What are the Different Chiropractor Jobs?

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  • Written By: Erika Peterson
  • Edited By: Bronwyn Harris
  • Last Modified Date: 20 October 2019
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There are several different chiropractor jobs that are available to people with the right education and training in the chiropractic field of study. While some individuals may work as office assistants, the most common chiropractor jobs are for the holistic professionals themselves. A chiropractor is a person who works within the chiropractic profession. These doctors use a therapeutic system that considers disease the result of an abnormal function of the nervous system or a skeletal imbalance of some kind. Chiropractor jobs entail manipulating the spinal column and other bodily structures to see positive results and improvements.

While most chiropractor jobs have the same functions, they occur at different locations and with various types of patients. Some of the different chiropractor jobs include private practice, hospitals, clinics and chiropractic groups. There are also a small percentage of professionals that work in the education and research fields.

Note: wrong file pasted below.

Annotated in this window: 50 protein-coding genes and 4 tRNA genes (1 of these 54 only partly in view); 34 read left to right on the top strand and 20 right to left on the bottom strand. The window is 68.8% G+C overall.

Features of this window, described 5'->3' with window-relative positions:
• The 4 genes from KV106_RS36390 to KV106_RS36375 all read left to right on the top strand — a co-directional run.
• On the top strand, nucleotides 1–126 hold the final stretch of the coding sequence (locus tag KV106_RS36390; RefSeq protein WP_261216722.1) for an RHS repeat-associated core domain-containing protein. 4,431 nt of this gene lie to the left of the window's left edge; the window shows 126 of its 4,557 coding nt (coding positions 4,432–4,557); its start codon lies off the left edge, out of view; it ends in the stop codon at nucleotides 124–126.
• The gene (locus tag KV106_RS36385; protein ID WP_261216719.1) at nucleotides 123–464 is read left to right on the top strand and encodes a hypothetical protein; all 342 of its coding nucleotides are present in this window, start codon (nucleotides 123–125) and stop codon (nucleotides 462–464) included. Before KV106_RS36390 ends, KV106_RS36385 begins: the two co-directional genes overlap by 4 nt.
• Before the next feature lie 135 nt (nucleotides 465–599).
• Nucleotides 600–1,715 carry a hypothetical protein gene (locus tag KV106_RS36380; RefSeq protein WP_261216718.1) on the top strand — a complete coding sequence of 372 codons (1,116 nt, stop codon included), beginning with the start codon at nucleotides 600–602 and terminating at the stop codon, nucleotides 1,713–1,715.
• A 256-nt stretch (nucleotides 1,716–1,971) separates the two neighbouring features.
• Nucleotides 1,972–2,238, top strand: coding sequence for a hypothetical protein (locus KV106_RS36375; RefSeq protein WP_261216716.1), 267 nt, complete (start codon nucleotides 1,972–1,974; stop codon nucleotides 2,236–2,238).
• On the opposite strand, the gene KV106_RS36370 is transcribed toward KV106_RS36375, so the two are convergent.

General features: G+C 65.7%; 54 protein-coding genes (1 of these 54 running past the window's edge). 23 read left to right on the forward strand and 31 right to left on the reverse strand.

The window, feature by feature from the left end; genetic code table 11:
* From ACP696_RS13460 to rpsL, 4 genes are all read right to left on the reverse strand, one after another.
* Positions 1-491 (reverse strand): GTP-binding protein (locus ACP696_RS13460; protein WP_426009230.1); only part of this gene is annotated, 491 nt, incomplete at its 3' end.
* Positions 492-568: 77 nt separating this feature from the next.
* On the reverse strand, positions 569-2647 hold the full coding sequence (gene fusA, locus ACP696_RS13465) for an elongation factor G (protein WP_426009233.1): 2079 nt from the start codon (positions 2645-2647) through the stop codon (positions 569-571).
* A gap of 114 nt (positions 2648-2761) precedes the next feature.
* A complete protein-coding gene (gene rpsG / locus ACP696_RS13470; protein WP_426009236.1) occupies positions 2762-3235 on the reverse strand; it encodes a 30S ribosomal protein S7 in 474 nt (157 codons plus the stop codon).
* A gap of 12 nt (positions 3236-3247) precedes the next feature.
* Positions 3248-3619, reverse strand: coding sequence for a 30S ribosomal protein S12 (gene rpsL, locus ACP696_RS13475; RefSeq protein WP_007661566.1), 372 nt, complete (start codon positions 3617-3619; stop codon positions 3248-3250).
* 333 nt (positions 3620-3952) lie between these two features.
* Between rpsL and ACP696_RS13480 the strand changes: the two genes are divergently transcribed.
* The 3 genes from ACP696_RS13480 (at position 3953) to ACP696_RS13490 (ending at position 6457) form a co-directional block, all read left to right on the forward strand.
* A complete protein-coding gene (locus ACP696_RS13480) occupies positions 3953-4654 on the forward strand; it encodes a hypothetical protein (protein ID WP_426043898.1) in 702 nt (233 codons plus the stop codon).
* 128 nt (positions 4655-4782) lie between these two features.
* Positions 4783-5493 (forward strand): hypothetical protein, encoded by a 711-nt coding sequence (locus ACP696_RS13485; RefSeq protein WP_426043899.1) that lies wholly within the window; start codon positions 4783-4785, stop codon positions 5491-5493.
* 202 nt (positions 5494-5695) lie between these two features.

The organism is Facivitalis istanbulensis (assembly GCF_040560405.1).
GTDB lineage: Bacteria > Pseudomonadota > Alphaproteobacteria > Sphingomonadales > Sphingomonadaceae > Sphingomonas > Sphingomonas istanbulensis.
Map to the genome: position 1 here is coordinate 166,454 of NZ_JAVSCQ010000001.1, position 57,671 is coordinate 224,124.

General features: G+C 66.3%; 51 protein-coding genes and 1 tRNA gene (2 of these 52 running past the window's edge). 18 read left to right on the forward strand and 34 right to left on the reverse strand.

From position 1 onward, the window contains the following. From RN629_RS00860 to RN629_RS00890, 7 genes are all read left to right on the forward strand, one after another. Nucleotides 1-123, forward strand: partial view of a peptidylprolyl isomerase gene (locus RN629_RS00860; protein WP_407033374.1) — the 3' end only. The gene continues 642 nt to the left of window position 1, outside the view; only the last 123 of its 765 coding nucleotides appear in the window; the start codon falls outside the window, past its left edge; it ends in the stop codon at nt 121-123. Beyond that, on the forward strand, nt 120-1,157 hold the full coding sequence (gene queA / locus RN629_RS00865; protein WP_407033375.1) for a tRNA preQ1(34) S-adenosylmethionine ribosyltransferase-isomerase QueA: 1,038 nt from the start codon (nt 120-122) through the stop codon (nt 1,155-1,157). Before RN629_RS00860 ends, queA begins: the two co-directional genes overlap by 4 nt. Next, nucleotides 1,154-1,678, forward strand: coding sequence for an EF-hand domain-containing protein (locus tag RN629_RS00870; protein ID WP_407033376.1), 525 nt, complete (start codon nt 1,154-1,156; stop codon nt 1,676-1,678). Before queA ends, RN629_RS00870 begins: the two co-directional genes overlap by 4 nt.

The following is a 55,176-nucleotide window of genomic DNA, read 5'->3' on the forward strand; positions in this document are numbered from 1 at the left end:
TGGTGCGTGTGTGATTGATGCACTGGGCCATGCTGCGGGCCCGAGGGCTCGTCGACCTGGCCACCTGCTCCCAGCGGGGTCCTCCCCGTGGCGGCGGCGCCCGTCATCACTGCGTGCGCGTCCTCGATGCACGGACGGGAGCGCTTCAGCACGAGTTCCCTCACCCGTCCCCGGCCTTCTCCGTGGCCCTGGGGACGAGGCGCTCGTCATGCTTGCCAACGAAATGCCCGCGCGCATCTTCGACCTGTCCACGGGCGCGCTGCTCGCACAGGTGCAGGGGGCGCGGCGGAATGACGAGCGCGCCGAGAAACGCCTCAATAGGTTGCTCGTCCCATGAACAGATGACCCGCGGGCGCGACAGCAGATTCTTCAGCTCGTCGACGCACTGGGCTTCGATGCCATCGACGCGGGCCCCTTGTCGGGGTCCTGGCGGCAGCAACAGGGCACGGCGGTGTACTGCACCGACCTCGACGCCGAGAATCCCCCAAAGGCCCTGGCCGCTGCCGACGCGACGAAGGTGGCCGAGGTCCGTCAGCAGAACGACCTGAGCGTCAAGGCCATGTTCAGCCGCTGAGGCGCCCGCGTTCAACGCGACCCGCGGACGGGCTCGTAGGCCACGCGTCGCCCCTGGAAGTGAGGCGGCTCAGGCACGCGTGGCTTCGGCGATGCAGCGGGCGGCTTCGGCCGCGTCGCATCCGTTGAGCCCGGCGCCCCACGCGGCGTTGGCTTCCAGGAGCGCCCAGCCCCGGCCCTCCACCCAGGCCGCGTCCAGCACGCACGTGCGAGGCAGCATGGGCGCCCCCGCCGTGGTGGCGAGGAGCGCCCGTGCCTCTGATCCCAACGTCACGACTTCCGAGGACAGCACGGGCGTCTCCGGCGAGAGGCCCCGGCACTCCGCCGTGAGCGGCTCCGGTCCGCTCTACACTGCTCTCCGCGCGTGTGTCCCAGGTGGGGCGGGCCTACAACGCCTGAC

For a chiropractor, private practice is not one of the most different chiropractor jobs. In fact, the largest percentages of professionals own their own business. These chiropractors work in an office environment. The office is where everything happens. The doctor diagnoses patients, takes and looks at x-rays, counsels and treats patients. Treatment plans vary according to diagnosis; however, many people end up coming back for adjustments on a regular basis.


There are only a few differences between chiropractor jobs in private practice versus working at a hospital or clinic. Hospitals and clinics tend to have a higher influx of patients, and these people can have other problems that are being treated at the medical establishment that are not related to their chiropractic issues. Also, working hours and days will often vary. In private practice a doctor can usually set his own schedule, but when employed at a medical center, the schedule is often not as flexible.

Other chiropractic jobs are education-based. These jobs are often held in institutions and schools where students learn about the chiropractic field. Educators help to prepare students for future licensure and employment in the chiropractic field. Some educators can also work by doing relevant research.

A four-year degree is not required in all areas for licensure; however, there are rigorous standards that have to be met prior to beginning practice anywhere. These standards are education and training based. In the United States, chiropractic jobs are held by those individuals who have met individual state requirements for both initial education, training and on-going education and training classes.



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